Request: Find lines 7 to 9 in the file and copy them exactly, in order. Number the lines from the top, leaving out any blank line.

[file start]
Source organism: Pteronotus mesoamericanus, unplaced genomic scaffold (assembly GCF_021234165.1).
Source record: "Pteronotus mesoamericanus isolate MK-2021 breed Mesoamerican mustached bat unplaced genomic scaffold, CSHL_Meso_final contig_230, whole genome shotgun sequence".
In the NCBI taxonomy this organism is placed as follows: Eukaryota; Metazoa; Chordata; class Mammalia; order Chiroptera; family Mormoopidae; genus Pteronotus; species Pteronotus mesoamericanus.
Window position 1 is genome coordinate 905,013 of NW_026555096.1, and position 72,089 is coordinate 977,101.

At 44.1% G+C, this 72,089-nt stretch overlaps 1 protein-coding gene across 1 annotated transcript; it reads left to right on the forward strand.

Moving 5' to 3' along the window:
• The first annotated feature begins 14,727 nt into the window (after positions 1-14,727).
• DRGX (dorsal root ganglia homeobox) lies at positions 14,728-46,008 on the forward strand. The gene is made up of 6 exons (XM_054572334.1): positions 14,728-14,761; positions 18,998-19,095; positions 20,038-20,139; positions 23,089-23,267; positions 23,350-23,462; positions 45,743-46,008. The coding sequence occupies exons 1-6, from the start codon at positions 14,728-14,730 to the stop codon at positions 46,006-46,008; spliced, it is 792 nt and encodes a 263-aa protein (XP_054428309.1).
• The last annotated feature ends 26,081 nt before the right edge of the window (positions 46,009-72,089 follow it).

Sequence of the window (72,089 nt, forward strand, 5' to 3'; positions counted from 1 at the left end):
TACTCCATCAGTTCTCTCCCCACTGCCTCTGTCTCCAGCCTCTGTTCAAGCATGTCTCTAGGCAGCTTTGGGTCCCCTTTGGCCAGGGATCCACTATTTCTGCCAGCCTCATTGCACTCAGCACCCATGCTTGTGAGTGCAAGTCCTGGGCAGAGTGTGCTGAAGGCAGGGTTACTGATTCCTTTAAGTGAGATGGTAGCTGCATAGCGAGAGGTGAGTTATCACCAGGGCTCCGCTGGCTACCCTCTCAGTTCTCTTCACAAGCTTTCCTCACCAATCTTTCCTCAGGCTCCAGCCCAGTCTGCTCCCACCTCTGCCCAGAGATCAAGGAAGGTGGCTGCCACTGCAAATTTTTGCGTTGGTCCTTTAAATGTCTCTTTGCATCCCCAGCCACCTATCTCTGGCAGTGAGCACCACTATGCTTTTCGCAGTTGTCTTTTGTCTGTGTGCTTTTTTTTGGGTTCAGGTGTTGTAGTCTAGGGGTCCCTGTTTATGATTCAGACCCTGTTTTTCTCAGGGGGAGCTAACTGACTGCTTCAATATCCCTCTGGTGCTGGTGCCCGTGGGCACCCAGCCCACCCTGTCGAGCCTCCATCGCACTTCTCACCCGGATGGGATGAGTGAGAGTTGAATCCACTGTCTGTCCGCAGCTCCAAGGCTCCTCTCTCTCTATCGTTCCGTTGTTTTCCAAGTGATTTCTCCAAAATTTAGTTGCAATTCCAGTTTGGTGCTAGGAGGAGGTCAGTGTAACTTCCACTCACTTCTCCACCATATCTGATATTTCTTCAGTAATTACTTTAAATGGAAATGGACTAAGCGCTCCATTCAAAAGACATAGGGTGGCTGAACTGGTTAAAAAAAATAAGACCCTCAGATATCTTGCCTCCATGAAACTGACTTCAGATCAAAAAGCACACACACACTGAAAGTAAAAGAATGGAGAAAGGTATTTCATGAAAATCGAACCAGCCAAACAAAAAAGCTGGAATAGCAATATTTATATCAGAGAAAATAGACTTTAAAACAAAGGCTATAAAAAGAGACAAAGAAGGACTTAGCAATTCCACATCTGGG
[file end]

• The first annotated feature begins 14,727 nt into the window (after positions 1-14,727).
• DRGX (dorsal root ganglia homeobox) lies at positions 14,728-46,008 on the forward strand. The gene is made up of 6 exons (XM_054572334.1): positions 14,728-14,761; positions 18,998-19,095; positions 20,038-20,139; positions 23,089-23,267; positions 23,350-23,462; positions 45,743-46,008. The coding sequence occupies exons 1-6, from the start codon at positions 14,728-14,730 to the stop codon at positions 46,006-46,008; spliced, it is 792 nt and encodes a 263-aa protein (XP_054428309.1).
• The last annotated feature ends 26,081 nt before the right edge of the window (positions 46,009-72,089 follow it).